Should the Oakland Athletics Be Buyers or Sellers at the Trading Deadline?

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Should the Oakland Athletics Be Buyers or Sellers at the Trading Deadline?
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A's General Manager Billy Beane should go for it this season.

The Oakland Athletics enter Memorial Day weekend with a record of 22-23, five games behind the Texas Rangers for first place in the American League West and just two games back in the premature wild card race. 

Dan Szymborski wrote an article on ESPN Insider yesterday updating the ZiPS projection system with new data from the first quarter of the season.  The A's currently project to finish 75-87, twenty games behind the Texas Rangers for the American League West division title, and eleven games behind the Boston Red Sox for the second wild card spot.

Given those steep odds, should the A's be sellers at the trading deadline again this season? 

While the A's have virtually no chance of catching the Rangers, I do think that the second wild card spot remains in play given the parity in baseball right now.

The A's should also be buyers at the trading deadline because they do not have any players on the roster that are going to bring back premium prospects in a trade if they decided to be sellers. 

The two best trade chips that the A's have are starting pitchers Brandon McCarthy, who is currently on the disabled list with an ongoing shoulder problem, and Bartolo Colon. 

While both McCarthy and Colon are solid mid-rotation starters, they are also both impending free agents with spotty track records.  Trading either pitcher is not likely to infuse the organization with the high upside talent that it desperately needs.

The A's can improve in several ways between now and the trading deadline without having to trade away any prospects of their own.  A lot of the A's issues should correct themselves.  Getting their two best players, McCarthy and Yoenis Cespedes off of the disabled list will certainly help, as will the addition of Manny Ramirez at the end of the month.

Besides adding McCarthy, Cespedes and Ramirez to the mix, the A's should see significant improvement from Jemile Weeks, Cliff Pennington and Kurt Suzuki.  All three players are drastically under-performing through the first quarter of the season, but each player is better than what they have show so far. 

Thearon W. Henderson/Getty Images
Jemile Weeks is a great bet to improve as the season goes on.

Weeks, who is currently batting .199/.290/.314 right now, hit .303/.340/.421 in 97 games as a rookie last season.  The dynamic 25-year-old second baseman will improve as he learns to make adjustments throughout the season.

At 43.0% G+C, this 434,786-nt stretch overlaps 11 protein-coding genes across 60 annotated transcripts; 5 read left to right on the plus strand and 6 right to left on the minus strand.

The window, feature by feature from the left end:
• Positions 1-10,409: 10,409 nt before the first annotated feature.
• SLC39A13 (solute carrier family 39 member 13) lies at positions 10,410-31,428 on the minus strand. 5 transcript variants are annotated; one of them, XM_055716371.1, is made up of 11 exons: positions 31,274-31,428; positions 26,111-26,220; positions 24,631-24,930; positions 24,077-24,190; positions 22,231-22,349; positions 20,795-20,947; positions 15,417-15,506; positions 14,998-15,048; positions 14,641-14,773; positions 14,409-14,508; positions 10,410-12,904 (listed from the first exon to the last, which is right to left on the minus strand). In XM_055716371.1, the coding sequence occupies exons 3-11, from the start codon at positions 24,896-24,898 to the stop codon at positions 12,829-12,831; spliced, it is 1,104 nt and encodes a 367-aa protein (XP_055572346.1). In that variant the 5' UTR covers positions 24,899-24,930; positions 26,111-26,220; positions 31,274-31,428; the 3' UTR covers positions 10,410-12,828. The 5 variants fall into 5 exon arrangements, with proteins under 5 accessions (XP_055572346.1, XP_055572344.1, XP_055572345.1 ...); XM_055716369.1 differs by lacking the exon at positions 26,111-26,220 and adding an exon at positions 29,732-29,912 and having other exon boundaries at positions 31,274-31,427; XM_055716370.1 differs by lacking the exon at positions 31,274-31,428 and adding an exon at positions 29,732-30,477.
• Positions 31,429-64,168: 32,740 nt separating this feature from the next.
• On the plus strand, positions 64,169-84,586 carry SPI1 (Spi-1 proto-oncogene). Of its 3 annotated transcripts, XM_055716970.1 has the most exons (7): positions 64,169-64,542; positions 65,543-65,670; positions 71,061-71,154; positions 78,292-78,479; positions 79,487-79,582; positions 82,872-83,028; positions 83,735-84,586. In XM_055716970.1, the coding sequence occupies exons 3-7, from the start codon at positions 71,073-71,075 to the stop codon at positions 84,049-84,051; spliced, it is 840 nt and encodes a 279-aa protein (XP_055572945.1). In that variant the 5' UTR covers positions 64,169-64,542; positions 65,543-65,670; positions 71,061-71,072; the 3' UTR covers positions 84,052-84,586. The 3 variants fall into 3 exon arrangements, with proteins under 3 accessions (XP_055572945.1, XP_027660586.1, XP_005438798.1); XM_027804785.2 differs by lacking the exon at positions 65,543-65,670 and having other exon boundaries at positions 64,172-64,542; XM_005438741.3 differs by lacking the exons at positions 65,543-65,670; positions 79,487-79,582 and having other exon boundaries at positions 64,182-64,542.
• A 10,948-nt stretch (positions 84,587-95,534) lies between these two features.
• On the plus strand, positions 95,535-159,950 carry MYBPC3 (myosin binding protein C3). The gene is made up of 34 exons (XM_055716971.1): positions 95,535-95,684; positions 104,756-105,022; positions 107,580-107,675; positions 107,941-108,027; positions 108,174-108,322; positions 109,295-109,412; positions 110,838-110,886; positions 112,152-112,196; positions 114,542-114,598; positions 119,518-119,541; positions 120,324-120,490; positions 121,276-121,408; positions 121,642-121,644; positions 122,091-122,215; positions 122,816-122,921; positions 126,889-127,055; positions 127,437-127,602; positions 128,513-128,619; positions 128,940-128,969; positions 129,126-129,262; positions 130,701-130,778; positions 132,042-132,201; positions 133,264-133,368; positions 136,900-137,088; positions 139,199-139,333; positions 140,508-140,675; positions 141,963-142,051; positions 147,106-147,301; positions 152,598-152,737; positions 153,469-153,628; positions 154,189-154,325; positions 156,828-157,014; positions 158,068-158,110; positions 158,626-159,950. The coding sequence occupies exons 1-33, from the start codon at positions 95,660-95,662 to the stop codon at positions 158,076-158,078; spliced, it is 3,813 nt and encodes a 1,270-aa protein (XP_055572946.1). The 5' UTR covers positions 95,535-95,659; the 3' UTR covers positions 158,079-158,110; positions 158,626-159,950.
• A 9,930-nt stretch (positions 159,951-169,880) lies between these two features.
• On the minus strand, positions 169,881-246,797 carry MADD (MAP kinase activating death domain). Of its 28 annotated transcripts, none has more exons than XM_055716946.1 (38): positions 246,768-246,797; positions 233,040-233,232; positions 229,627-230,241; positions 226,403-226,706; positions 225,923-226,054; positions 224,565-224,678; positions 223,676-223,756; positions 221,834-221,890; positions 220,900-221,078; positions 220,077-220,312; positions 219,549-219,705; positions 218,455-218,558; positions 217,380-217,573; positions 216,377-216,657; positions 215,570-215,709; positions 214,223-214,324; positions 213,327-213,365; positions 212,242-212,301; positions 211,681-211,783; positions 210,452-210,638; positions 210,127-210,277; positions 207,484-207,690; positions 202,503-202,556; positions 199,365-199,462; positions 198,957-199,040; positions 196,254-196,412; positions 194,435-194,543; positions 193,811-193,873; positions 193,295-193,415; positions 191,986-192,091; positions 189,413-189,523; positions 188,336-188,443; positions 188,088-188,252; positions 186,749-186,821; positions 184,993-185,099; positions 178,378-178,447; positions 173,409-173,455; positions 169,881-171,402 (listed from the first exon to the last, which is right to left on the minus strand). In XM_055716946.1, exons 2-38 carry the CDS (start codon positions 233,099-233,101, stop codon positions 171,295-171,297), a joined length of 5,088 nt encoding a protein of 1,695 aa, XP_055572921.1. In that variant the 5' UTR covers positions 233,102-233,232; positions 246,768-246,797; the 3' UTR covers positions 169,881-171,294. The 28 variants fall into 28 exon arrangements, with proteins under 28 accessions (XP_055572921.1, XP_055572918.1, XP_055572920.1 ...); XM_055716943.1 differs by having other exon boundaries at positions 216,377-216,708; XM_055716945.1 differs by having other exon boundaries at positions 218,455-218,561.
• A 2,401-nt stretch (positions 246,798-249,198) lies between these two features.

He should also be the beneficiary of better luck as the season goes along.  His .226 Batting Average on Balls in Play (BABIP) will certainly improve given his speed and ability to hit line drives. 

While Suzuki and Pennington do not have the upside of Weeks, both players are also off to slow starts due to similar bad luck on balls in play

If Suzuki, Pennington and Weeks can start to hit closer to their career lines, the A's offense will improve drastically from its current position as the worst offense in the American League.  Add Cespedes and Ramirez into the mix and the A's offense will look a lot more competent.

If Suzuki does not turn things around, the A's can turn to Triple A Sacramento catcher Derek Norris, who was acquired in the Gio Gonzalez trade from the Washington Nationals this offseason.  The 23-year-old catcher is currently hitting .293 with an .841 OPS for the River Cats. 

Starting pitcher Brad Peacock is another River Cat that can soon help the big league team.  Peacock was also acquired in the Gonzalez trade along with current starter Tommy Milone, Norris and pitching prospect A.J. Cole.  He's had inconsistent results so far this season, but he has more upside than current starters Tyson Ross and Graham Godfrey. 

Those internal improvements and additions are not likely to get the A's over the hump on their own.  The A's front office needs to stop waiting for a new ballpark in San Jose to fix the organization's problems.  The San Francisco Giants and Major League Baseball remain obstacles to that ever happening, so unless the A's just up and move the team without their approval, they are going to remain in Oakland indefinitely. 

The A's current situation is similar to that of the Pittsburgh Pirates of last season. 

Pirates GM Neil Huntington acquired Derek Lee and Ryan Ludwick in an attempt to bolster the roster to make a playoff run after the team got off to a surprising start.  The Pirates ultimately collapsed, but they did the right thing by attempting to compete.

The A's should follow a similar path.

The only way to make the most out of a bad situation in Oakland is to try to start winning right now.  A new ballpark in San Jose and the revenue streams that it would bring are more of a pipe dream than making the playoffs this season is. 

The A's should attempt to seize the day and make the most of this season by being buyers at the trading deadline. 

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